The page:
On Simian Similies for the Human Animal

Posted by Jeremy Clarke on February 15, 2004 · General

Of course, we all know what my favorite Dostoevskiesque metaphor for human beings is *ahem, cough cough.*

Just wanted to point out that Nietzsche, similarly awesome, refers to humans in Beyond Good and Evil as The Conceited Ape. (paragraph 222)

Of course, he also says, in all seriousness, that if women were indeed intelligent creatures, they would have learned to be better cooks by now. (paragraph 234)

That darn Nietzsche.

Posted by Jeremy Clarke on February 15, 2004 · General

4 Comments

  1. Magnus (OverTilt)

    I guess he can’t be blamed for being a total twat, even though he was brilliant.

    February 16th, 2004 at 7:16 pm

  2. Stephekay

    Didn’t Nietzsche also have a lot of ties to the Nazis?

    February 16th, 2004 at 9:11 pm

  3. jer

    Friedrich Nietzsche: 1844-1900

    the nazis had ties the the fredster, not the other way around. he says a lot of stuff about self-empowerment and how the powerful and dynamic individuals among us have to rise up and ignore “common” morality if real progress to occur.

    the nazis took that as meaning that they are allowed to do whatever they want because they are so great.

    so great.

    (nietzshe says some less than admirable things about jewish people, but would have a)represented the very liberal end of the discussion considering his time period and b) never, ever have agreed that killing a race was the answer.)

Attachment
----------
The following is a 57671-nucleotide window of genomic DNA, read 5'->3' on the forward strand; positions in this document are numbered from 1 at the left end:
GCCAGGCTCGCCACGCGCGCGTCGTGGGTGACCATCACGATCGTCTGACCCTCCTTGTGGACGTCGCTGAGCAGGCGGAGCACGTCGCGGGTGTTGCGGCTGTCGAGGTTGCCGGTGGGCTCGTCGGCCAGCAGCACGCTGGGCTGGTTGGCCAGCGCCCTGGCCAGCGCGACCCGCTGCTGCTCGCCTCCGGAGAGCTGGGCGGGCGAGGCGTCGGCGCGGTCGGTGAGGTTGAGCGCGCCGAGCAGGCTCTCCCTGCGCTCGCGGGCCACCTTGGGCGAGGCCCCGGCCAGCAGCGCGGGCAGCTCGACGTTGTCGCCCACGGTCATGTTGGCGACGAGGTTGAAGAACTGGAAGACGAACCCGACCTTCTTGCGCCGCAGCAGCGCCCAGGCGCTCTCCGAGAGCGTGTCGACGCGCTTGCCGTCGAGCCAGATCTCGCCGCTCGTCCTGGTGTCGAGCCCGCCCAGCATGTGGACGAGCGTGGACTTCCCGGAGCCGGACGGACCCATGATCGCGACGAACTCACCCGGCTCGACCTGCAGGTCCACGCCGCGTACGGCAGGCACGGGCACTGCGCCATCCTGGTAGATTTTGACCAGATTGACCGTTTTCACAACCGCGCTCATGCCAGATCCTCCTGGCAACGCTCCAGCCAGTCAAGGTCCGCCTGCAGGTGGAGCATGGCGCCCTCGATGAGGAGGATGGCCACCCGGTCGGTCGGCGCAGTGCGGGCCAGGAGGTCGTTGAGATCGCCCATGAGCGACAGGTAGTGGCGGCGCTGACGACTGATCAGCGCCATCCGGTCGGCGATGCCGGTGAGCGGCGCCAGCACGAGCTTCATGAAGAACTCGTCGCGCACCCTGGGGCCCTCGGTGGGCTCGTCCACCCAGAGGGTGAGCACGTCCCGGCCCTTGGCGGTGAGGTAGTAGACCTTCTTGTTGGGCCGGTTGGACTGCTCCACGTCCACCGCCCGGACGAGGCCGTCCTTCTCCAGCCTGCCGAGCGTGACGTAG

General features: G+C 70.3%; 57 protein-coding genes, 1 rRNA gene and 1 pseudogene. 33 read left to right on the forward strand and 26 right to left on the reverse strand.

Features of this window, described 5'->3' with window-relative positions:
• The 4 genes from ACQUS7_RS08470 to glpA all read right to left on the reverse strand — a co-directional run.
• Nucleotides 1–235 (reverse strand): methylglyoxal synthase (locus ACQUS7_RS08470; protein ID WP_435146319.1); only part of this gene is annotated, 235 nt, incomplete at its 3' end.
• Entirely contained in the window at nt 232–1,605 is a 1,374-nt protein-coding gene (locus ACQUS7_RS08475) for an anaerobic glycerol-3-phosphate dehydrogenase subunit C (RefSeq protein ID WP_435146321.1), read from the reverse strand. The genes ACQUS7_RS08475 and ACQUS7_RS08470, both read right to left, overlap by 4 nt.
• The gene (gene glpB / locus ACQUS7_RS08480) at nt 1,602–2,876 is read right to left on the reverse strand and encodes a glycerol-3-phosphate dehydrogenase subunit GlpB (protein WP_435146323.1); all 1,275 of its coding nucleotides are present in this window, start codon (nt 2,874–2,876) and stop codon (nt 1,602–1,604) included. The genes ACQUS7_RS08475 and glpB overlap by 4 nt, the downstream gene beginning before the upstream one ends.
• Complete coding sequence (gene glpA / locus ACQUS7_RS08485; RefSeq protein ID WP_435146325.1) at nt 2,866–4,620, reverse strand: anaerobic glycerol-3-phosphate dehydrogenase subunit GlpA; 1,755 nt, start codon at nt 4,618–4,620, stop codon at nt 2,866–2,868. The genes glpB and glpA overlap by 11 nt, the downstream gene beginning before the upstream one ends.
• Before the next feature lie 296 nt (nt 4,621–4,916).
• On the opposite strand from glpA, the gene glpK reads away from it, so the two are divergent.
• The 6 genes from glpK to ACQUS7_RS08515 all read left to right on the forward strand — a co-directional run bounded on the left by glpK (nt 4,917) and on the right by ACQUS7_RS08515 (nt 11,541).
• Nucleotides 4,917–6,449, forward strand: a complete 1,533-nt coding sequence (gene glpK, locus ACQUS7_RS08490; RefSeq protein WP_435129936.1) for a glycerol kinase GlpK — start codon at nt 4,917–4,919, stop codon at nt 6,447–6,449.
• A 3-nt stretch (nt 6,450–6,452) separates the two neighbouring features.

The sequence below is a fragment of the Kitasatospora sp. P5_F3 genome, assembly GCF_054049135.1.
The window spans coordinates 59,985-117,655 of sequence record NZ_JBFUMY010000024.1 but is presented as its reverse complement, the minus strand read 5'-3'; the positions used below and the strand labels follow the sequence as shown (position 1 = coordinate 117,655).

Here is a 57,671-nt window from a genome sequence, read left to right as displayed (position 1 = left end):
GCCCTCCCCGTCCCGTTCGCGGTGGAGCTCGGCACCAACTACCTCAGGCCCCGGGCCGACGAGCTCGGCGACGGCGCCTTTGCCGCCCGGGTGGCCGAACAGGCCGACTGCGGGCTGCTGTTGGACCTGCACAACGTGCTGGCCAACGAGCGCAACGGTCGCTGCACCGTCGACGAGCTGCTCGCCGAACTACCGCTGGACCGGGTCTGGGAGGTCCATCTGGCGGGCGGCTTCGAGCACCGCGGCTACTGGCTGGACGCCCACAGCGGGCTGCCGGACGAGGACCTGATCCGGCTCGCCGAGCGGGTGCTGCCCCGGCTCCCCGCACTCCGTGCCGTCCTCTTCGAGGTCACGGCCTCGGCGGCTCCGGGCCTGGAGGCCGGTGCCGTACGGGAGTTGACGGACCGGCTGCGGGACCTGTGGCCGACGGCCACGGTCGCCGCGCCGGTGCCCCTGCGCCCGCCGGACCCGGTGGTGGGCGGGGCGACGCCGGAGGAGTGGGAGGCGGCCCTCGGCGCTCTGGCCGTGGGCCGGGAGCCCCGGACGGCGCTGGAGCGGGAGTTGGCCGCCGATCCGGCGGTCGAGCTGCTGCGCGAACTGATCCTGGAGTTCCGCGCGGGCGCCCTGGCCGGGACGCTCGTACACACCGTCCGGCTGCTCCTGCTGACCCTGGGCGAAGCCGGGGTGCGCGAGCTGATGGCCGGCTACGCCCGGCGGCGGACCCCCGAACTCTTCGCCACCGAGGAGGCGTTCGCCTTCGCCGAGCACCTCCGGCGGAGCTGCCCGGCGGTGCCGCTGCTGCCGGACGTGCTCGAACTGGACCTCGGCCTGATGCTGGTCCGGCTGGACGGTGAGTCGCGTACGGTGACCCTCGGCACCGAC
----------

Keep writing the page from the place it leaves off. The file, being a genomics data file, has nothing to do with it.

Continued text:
February 17th, 2004 at 5:23 pm

  4. Jason

    One of the major reasons Nietzsche was linked to Nazism is because Nietsche’s… sister (I think) actively worked to provide that connection. She was deeply anti-semetic and gave that kind of spin on his writings. The Nazi’s then selectively used Nietzsche to bloster their claims to power.

    Nietzsche isn’t so much against Jews (as people), but against Christian morality, which is actually refirbished Jewish morality. He sees the Socratic ethical philosophical project (the denial of Aeschalus’ unfliching tragic insights into existence) and the Jewish moral project (turning nobility on it’s head / good as represented by inferior ‘virtues’) as two major forces of decadence.

    And as for women, I don’t know what to say. There are some biographers who suggest Nietzsche was homosexual, so what could he know about women anyway?

    February 20th, 2004 at 1:02 pm

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